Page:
Stories of its shortage have been reported from across the country with Haryana the latest to ask the Centre for 12,000 vials of the Amphotericin-B injection as stocks available with it are just a fraction of that number and total cases of the dreaded mucormycosis, or black fungus disease, at more than 400. So, what is Amphotericin-B and why is the drug in such high demand suddenly amid the surge of Covid cases in the country.
How Is Allocation Of The Injection Being Made To States?
According to a list shared by Union minister DV Sadananda Gowda two days back, the distribution of Amphotericin B to the states is being done on the basis of the number of mucormycosis cases reported by them. Gujarat was allotted 5,800 vials of the drug, which was about 25% of the total of 23,680 additional vials that the Centre released to the states. The state accounts for a similar proportion, that is a fourth, or 2,281 cases of mucormycosis out of a total of 8,848 in the country as of May 22.
The allocations announced, the Centre said, represent 75% of the total additional doses being sent to the states with the remaining 25% to be sent out depending on further cases of black fungus reported by the states.
The Centre has also announced that approvals have been extended for more companies to produce the drug in the country while orders have been placed with overseas manufacturers to import Amphotericin B. The Centre has said that five additional firms will now join six other companies that are already working to augment their production of the drug. Further, Indian companies have also placed orders to import 6 lakh vials of Amphotericin-B.
The drug is domestically produced but given that the disease is a rare one with only a handful of cases reported in normal times, production capacities were overwhelmed by the jump in demand amid the Covid-19 second wave. Black fungus has to be dealt with aggressively and the dosage is typically 42 vials for a patient for a week, the Centre told Delhi high court. A 50mg vial of the injection can cost up to Rs 7,800 in India.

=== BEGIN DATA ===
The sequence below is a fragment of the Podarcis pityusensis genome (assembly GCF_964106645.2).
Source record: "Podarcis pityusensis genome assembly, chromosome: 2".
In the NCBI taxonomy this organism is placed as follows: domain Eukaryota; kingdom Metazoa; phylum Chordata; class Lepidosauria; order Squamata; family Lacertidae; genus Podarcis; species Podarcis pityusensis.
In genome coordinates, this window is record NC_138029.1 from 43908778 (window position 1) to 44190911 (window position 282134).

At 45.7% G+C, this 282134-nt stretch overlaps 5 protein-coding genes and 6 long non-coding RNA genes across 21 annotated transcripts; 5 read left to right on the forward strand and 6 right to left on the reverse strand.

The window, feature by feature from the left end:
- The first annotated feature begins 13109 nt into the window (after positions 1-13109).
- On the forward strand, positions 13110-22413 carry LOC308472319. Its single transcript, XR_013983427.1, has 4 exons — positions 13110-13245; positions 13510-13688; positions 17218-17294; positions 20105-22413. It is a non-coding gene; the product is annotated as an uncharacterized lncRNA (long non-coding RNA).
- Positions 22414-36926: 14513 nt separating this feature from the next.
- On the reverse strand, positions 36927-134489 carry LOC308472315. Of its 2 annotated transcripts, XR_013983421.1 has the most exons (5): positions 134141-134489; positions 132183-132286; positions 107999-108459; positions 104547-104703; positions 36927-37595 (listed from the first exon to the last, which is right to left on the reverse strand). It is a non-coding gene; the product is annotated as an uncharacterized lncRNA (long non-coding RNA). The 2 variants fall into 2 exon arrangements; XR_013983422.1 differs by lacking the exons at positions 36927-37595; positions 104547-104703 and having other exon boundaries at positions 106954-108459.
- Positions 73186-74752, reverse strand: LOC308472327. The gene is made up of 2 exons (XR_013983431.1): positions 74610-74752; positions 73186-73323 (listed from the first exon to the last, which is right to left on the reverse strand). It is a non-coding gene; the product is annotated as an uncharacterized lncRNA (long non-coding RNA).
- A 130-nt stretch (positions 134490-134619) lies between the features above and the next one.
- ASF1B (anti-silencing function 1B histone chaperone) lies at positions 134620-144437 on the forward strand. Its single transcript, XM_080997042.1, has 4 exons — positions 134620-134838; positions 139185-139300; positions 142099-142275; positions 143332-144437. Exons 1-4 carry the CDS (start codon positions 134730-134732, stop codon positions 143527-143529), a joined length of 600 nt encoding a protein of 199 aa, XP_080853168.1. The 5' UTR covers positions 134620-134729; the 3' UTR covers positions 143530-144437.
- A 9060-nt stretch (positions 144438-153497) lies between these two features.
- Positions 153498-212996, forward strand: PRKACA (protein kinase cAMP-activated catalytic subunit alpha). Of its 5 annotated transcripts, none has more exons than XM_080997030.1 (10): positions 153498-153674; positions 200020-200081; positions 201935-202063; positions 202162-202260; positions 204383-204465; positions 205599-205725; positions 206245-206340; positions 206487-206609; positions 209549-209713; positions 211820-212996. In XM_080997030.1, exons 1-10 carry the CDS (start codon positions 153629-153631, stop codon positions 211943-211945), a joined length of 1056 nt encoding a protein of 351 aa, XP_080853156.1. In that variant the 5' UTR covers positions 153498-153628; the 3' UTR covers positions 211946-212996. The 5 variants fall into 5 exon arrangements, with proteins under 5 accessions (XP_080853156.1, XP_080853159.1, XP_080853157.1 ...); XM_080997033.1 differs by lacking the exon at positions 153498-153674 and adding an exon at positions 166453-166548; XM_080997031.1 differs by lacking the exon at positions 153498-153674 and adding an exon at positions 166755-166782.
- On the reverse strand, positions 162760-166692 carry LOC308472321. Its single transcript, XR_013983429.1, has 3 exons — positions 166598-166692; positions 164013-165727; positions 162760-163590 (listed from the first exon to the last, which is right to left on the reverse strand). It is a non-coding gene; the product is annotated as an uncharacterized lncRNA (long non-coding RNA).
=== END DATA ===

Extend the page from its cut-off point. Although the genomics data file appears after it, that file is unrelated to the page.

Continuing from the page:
What is causing the jump in cases of black fungus?
All India Institute of Medical Science Director Dr Randeep Guleria has said that while mucormycosis was earlier seen in diabetes mellitus patients with abnormally high blood sugar levels in cancer patients undergoing chemotherapy and people taking immunosuppressants. But the Covid emergency has driven up numbers of black fungus cases.
A combination of factors is behind the alarming rise in black fungus cases in Covid-19 patients. Patients with diabetes are susceptible to catching the disease and the government has flagged excessive steroid use in Covid-19 patients as a prime factor for the sudden rise in cases of mucormycosis. Another high-risk group for the disease are severely immuno-compromised patients.
Mucormycosis is a fungal infection caused by certain types of mold known as mucormycetes, which are present commonly in nature and can be found in the soil and decaying organic matter. However, although they are found widely in nature, these molds typically don’t cause problems. But they can affect people with a weakened or compromised immune system in whom they can even lead to life-threatening infection.
Mucormycosis is commonly contracted by breathing in spores, which are minute cells that are produced by, among others, fungi and bacteria. It does not spread from person to person though there are very small instances of infection occurring due to the spores entering the body through a cut or open wound.
The infection commonly occurs as a sinus infection that is accompanied by nasal congestion and sinus pain. It can also lead to fever and headache. The infection, called black fungus because it can turn affected tissues black, can also spread outside the sinuses. If it affects the brain, it can cause lethargy, seizures, slurred speech, partial paralysis, etc.
Mucormycosis spreading to the eyes can cause swelling due to fluid accumulation and potentially lead to blindness. Pulmonary mucormycosis, caused when the infection reaches the lungs, is accompanied by fever and cough and, in rare cases, in spitting or coughing up of blood, chest pain, etc.
Cases have now also been reported of black fungus spreading to the intestines, which can happen if spores are breathed into the mouth or with the consumption of contaminated food. That can cause abdominal pain and vomiting of blood. There can also be cases of disseminated mucormycosis, especially for severely immuno-compromised people, in which the infection spreads to other areas of the body.
How to detect black fungus?
According to Dr Guleria, an X-ray or CT scan of sinuses can show if there is an infection. A biopsy through nasal endoscopy can also be done to scan for the disease and a blood test can also show if a patient has contracted it.
Dr Guleria added that patients who are recovering from Covid-19 should consult a doctor immediately if they have a persistent headache or swelling on one side of the face or if there is discoloration in the mouth and numbness in any part of the face.
Listing three factors as “very important” in monitoring for black fungus cases, Dr Guleria said that first, people must take steps to control their blood sugar levels. Further, those on steroids must monitor blood sugar levels regularly and, care has to be taken to see when to give steroids and their dosage for patients of Covid-19.